otre Dame’s decision to confer an honorary degree on President Obama has engendered resistance from a counter-reformation blessed by prominent members of the Catholic hierarchy. The fight against Obama is being advanced by a band of neo-Catholics who adhere to the radical notion that sectarian doctrine must be written into public policy. The former Archbishop of St. Louis, Raymond Burke, whose excoriation of John Kerry in 2004 was rewarded with a high Vatican post, has denounced the invitation to Obama as a “scandal.” Less prominently, but no less vociferously, the local bishop of South Bend, Ind., proclaimed that for the first time in 25 years he would not attend the university’s commencement—a boycott few would have noticed had he not announced it.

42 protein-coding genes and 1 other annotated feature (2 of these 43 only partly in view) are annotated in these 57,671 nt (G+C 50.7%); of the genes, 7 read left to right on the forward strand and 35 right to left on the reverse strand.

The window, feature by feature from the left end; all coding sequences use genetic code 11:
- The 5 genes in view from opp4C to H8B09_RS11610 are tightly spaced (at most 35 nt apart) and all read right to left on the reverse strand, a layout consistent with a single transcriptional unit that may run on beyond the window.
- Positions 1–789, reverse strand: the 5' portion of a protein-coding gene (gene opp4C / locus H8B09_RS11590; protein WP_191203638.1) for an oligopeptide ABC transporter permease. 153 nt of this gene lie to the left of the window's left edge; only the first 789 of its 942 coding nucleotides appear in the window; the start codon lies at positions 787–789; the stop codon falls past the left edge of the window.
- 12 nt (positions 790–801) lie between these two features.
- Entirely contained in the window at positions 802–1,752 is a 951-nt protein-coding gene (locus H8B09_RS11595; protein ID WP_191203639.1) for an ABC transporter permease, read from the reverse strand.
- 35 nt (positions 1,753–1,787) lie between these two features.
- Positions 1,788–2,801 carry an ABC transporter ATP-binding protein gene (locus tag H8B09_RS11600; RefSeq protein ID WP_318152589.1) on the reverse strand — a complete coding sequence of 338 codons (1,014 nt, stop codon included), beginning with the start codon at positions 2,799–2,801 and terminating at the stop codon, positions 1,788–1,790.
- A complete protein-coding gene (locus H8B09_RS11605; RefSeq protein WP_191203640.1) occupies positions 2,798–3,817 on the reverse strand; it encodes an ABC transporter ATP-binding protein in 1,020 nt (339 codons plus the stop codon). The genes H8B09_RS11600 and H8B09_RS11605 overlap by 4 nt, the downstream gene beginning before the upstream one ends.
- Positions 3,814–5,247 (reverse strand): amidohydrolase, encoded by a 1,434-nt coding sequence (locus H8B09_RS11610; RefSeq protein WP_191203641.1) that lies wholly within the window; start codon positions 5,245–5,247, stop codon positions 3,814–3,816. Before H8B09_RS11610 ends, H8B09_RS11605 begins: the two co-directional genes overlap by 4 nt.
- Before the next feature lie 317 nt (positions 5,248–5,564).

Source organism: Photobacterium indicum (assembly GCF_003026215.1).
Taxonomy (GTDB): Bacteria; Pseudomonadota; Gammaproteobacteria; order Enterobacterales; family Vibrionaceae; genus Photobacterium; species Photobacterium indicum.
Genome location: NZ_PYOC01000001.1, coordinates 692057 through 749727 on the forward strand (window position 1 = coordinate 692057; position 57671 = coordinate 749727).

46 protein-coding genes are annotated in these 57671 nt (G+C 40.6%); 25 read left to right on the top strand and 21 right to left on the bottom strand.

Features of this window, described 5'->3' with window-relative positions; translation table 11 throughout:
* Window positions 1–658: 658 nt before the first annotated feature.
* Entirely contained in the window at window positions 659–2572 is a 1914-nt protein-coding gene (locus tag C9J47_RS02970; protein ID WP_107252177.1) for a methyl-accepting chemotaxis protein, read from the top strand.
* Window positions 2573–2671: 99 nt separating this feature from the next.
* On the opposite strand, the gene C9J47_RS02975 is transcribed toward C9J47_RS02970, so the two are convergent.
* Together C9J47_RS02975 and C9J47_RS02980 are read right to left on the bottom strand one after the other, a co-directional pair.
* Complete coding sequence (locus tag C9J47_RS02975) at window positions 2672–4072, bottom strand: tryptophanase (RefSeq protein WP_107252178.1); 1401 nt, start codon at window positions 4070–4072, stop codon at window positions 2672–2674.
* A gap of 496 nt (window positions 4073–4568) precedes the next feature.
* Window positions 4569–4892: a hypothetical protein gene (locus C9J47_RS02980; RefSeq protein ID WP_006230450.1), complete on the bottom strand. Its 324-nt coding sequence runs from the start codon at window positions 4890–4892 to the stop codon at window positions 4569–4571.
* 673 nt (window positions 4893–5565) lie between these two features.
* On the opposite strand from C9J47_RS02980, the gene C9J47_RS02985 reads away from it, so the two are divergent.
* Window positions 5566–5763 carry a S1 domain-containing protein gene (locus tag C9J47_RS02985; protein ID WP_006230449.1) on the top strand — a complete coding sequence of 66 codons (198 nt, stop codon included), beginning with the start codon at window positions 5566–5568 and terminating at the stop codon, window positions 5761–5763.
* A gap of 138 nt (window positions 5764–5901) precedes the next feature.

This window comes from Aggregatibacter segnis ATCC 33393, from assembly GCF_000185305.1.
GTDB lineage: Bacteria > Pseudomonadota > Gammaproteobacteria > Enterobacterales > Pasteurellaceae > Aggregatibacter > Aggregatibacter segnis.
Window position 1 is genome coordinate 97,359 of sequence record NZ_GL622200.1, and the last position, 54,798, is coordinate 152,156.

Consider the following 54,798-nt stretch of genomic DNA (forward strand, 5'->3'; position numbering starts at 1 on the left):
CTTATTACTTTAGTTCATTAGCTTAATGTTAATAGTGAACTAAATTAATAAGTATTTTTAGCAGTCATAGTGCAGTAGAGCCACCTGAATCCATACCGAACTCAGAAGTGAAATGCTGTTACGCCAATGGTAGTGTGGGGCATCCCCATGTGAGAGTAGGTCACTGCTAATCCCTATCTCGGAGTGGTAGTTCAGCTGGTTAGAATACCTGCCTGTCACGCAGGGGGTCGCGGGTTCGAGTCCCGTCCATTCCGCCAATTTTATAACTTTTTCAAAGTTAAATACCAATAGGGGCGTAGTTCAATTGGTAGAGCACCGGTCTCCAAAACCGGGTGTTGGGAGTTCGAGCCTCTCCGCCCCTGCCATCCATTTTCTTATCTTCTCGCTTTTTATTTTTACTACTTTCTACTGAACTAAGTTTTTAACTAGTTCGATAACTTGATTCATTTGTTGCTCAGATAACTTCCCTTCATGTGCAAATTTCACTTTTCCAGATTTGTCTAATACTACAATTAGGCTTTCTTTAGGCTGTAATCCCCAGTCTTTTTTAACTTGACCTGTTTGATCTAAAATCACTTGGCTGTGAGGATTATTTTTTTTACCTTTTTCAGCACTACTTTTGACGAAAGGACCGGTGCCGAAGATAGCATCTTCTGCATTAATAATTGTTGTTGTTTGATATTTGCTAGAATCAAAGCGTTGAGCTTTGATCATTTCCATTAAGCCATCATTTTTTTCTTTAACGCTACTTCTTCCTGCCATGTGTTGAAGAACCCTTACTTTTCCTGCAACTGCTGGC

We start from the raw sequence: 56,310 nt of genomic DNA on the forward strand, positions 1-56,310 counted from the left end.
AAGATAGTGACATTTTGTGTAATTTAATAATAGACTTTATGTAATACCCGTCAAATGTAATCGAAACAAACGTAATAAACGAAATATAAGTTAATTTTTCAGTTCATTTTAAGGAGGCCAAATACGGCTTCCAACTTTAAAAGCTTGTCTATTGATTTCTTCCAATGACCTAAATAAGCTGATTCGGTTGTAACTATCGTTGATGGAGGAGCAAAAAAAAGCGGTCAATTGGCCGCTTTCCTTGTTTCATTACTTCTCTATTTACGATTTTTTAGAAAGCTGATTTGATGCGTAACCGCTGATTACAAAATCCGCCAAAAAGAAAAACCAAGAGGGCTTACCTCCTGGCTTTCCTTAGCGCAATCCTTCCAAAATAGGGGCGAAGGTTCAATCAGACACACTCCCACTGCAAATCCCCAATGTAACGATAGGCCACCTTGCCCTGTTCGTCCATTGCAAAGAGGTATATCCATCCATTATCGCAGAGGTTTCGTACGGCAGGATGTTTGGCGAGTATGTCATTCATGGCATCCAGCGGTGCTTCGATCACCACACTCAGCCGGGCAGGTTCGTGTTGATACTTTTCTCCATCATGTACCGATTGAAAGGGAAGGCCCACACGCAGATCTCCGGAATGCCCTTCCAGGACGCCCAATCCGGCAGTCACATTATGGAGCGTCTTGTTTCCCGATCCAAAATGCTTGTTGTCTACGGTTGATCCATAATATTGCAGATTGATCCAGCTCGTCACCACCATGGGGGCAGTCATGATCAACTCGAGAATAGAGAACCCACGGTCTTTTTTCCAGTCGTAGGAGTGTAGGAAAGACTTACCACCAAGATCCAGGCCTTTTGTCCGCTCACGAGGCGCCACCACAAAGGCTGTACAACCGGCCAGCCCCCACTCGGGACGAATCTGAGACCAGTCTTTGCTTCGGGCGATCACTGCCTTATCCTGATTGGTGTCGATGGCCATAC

The bishops and their acolytes succeeded in battering pro-choice John Kerry in 2004, when a majority of Catholics joined the Rovian Republican base that narrowly delivered a second term to George W. Bush. Kerry, a faithful church attendee, declined to retract his support of the constitutional guarantee of a woman’s right to choose. His position was consistent with the view, articulated more than twenty years ago, by two of the nation’s most prominent Catholic political leaders—Edward Kennedy and Mario Cuomo. They had argued—at Notre Dame and elsewhere—that in a free and pluralistic society, political leaders cannot impose their religious beliefs on a majority of citizens who disagree. This is a view that has the additional benefit of conforming to political reality. After all, the church can’t even write its doctrine into the statutes of the two most Catholic states in the union, Massachusetts and Rhode Island, both of which are heavily pro-choice.